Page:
Because of the growing number of allergy cases, sesame was recently added to the list of top food allergens. The 2021 The Food Allergy Safety, Treatment, Education and Research Act requires that all sesame be labeled on packaged foods beginning in 2023.
What are some ways to avoid food allergens?
“What we recommend for patients with food allergies and/or their parents is very diligent label reading,” stressed Dr. Santos, explaining that the FDA requires companies to place clear labels on food items that contain one of the eight allergens above (with sesame to be added starting in 2023).
“The label has to say, ‘Contains peanuts’ or ‘Contains tree nuts,’ or it clearly spells out the name of these allergens in parentheses. It’s very clear language. So it’s really important that we be mindful of label reading. This way, it’s possible to ensure safety if you’re buying something at the store,” said Dr. Santos.
Naturally, there are situations where labeling safeguards don’t come into play. Social gatherings and restaurant outings, for example, might call for detective work. According to Dr. Santos, it’s important to pry. Ask the chef or organizer about allergens and make sure they understand the gravity of your condition.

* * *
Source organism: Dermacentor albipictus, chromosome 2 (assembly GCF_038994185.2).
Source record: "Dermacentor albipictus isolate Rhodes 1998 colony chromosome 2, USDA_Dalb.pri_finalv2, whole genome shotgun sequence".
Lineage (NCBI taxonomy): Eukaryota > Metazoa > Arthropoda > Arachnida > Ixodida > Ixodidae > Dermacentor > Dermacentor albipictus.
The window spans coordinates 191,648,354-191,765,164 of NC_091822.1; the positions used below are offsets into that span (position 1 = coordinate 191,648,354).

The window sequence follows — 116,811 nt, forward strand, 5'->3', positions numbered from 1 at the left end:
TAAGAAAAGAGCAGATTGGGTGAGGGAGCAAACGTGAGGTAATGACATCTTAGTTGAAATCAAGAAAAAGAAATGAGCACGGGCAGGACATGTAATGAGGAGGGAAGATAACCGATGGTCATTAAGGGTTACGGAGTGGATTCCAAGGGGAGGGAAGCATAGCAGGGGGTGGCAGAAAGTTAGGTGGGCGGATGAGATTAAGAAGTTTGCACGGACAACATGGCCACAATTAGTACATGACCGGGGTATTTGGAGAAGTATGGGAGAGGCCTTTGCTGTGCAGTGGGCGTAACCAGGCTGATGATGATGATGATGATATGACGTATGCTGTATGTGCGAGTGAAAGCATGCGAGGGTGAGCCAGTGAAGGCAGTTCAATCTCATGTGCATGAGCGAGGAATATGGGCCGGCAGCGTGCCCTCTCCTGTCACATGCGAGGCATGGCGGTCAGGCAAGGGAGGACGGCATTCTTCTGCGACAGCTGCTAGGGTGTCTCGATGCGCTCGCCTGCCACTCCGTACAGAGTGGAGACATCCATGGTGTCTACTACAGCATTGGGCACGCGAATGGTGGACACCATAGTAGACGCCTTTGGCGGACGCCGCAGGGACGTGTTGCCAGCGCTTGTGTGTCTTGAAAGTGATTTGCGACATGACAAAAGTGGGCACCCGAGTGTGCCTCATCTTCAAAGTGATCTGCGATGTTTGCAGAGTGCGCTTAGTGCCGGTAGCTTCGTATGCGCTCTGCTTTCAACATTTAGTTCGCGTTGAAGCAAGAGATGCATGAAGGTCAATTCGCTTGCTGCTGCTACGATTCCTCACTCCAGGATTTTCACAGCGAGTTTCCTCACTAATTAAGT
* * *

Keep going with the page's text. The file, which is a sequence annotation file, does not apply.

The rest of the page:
“That’s not always going to be the most convenient thing for, say, Fourth of July or large birthday parties,” added Dr. Santos. “And so, in some of those situations, parents may feel more comfortable packing safe foods for their child that are devoid of their food allergens.”
Due to allergy awareness campaigns, most restaurants now understand the need to identify allergens in their offerings. According to Dr. Santos, the majority of restaurant staff are willing to investigate further if their product could contain a food allergen—all the more reason not to feel self-conscious about advocating for yourself or your child.
How should you prepare in case of exposure?
If you or your child have been diagnosed with an allergy, it’s essential to carry epinephrine auto-injectors in case of severe reactions due to accidental exposure. “As diligent as we try to be in avoiding our food allergens,” said Dr. Santos, “unfortunately, despite people’s best intentions, there still might be a way that a specific food can sneak up on you.”
If symptoms are mild (typically rashes, redness or itching of the skin), an oral anti-histamine is usually enough. However, for more severe reactions, such as difficulty breathing or throat swelling, an epinephrine auto-injector can be a lifesaving tool.
“We know that a lot of bad outcomes from food allergies, including mortality, can be due to the lack of access to epinephrine or delayed administration of it,” explained Dr. Santos. “So, while I really hope that our patients never have to use their epinephrine, we still always want to make sure that that’s easily accessible wherever they go.”
How can you learn even more?
Perhaps you’ve never been diagnosed with a food allergy before, but you find that fruits and vegetables are causing your mouth to become itchy and dry. If that’s the case, you might find our discussion of oral allergy syndrome symptoms helpful.
This information has been reviewed and approved by Carah B. Santos, MD (May 2022).